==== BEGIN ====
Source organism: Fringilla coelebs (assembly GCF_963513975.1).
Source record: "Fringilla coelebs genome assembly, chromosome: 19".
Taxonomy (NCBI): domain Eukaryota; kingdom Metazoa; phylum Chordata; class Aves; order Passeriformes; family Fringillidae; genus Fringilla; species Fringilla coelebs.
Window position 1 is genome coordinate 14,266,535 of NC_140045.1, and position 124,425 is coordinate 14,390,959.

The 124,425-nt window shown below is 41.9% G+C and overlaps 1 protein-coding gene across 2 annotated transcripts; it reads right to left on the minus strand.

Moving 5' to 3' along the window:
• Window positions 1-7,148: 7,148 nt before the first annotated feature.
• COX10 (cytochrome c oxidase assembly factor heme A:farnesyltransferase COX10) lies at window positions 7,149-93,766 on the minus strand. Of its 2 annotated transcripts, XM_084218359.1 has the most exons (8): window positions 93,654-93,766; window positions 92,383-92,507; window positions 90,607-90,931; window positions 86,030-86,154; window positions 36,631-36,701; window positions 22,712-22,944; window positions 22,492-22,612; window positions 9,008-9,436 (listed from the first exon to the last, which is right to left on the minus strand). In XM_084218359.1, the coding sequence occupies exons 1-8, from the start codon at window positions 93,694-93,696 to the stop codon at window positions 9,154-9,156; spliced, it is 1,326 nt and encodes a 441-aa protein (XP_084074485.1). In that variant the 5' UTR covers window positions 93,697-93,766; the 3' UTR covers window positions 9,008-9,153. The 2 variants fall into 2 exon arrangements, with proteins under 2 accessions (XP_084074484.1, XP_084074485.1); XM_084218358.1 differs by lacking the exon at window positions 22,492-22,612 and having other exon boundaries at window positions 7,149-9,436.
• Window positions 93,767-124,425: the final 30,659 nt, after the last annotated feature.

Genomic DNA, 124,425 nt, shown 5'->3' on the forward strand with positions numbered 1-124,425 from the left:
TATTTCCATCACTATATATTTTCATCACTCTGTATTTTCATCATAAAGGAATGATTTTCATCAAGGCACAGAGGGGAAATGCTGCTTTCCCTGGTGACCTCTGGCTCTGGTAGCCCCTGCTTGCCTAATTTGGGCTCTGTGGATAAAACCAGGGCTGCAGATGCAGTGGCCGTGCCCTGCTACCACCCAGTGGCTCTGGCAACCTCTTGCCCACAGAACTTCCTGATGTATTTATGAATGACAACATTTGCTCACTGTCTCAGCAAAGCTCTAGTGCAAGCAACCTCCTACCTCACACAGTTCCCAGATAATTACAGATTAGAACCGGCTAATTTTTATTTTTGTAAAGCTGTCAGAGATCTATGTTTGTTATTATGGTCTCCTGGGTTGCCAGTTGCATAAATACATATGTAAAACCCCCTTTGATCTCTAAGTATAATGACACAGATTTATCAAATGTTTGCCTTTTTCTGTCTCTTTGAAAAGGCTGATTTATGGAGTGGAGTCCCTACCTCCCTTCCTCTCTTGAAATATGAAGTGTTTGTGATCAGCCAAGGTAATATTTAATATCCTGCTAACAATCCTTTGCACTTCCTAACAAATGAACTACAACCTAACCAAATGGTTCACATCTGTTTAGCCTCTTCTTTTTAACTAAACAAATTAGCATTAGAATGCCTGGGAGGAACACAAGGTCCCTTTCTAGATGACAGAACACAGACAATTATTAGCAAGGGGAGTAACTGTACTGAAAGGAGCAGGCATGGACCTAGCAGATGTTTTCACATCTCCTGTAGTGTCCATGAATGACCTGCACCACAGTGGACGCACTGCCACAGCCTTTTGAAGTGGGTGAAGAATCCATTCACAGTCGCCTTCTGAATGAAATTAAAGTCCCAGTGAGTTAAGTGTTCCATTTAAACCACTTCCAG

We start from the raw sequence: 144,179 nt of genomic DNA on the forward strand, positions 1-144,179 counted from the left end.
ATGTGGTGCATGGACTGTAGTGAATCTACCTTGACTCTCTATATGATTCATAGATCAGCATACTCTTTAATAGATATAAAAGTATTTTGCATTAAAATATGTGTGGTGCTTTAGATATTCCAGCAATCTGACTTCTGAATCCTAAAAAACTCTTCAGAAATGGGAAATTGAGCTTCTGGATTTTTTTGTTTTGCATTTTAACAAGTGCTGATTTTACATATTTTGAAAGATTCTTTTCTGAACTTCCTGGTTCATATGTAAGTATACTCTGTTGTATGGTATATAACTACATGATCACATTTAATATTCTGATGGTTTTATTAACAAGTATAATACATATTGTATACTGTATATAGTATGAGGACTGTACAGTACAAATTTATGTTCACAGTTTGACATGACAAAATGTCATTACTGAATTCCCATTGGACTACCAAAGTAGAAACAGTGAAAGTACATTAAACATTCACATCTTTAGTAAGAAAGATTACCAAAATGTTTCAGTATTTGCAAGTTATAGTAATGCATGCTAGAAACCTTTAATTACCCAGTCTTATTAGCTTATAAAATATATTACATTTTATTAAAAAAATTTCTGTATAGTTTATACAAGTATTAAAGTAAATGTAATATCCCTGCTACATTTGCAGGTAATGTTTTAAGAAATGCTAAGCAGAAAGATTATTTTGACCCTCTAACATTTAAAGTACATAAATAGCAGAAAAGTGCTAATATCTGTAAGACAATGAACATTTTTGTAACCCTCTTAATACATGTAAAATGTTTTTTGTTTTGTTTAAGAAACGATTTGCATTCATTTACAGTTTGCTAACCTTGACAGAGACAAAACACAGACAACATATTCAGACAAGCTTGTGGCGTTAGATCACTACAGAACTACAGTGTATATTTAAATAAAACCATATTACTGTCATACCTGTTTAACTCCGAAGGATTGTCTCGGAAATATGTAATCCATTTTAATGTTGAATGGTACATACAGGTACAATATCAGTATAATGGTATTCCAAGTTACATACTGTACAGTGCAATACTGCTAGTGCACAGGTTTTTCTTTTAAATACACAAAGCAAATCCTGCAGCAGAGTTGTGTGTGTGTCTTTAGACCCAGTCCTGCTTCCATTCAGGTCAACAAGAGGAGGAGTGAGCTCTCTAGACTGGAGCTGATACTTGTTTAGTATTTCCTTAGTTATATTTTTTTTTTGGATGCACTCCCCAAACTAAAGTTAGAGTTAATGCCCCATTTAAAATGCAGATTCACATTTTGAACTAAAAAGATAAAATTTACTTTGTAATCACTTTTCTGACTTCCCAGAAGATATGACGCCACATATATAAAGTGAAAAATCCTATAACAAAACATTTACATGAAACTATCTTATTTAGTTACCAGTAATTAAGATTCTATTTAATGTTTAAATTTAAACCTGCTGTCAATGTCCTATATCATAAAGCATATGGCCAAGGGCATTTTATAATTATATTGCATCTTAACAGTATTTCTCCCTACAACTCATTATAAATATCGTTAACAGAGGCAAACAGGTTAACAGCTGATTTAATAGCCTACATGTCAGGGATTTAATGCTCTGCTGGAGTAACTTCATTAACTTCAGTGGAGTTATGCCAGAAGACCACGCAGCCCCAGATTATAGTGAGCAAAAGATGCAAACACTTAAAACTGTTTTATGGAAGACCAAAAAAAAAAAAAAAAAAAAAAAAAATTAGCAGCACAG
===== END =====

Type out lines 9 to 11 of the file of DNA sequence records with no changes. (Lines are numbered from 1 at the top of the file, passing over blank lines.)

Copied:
• Window positions 93,767-124,425: the final 30,659 nt, after the last annotated feature.

Genomic DNA, 124,425 nt, shown 5'->3' on the forward strand with positions numbered 1-124,425 from the left:
TATTTCCATCACTATATATTTTCATCACTCTGTATTTTCATCATAAAGGAATGATTTTCATCAAGGCACAGAGGGGAAATGCTGCTTTCCCTGGTGACCTCTGGCTCTGGTAGCCCCTGCTTGCCTAATTTGGGCTCTGTGGATAAAACCAGGGCTGCAGATGCAGTGGCCGTGCCCTGCTACCACCCAGTGGCTCTGGCAACCTCTTGCCCACAGAACTTCCTGATGTATTTATGAATGACAACATTTGCTCACTGTCTCAGCAAAGCTCTAGTGCAAGCAACCTCCTACCTCACACAGTTCCCAGATAATTACAGATTAGAACCGGCTAATTTTTATTTTTGTAAAGCTGTCAGAGATCTATGTTTGTTATTATGGTCTCCTGGGTTGCCAGTTGCATAAATACATATGTAAAACCCCCTTTGATCTCTAAGTATAATGACACAGATTTATCAAATGTTTGCCTTTTTCTGTCTCTTTGAAAAGGCTGATTTATGGAGTGGAGTCCCTACCTCCCTTCCTCTCTTGAAATATGAAGTGTTTGTGATCAGCCAAGGTAATATTTAATATCCTGCTAACAATCCTTTGCACTTCCTAACAAATGAACTACAACCTAACCAAATGGTTCACATCTGTTTAGCCTCTTCTTTTTAACTAAACAAATTAGCATTAGAATGCCTGGGAGGAACACAAGGTCCCTTTCTAGATGACAGAACACAGACAATTATTAGCAAGGGGAGTAACTGTACTGAAAGGAGCAGGCATGGACCTAGCAGATGTTTTCACATCTCCTGTAGTGTCCATGAATGACCTGCACCACAGTGGACGCACTGCCACAGCCTTTTGAAGTGGGTGAAGAATCCATTCACAGTCGCCTTCTGAATGAAATTAAAGTCCCAGTGAGTTAAGTGTTCCATTTAAACCACTTCCAG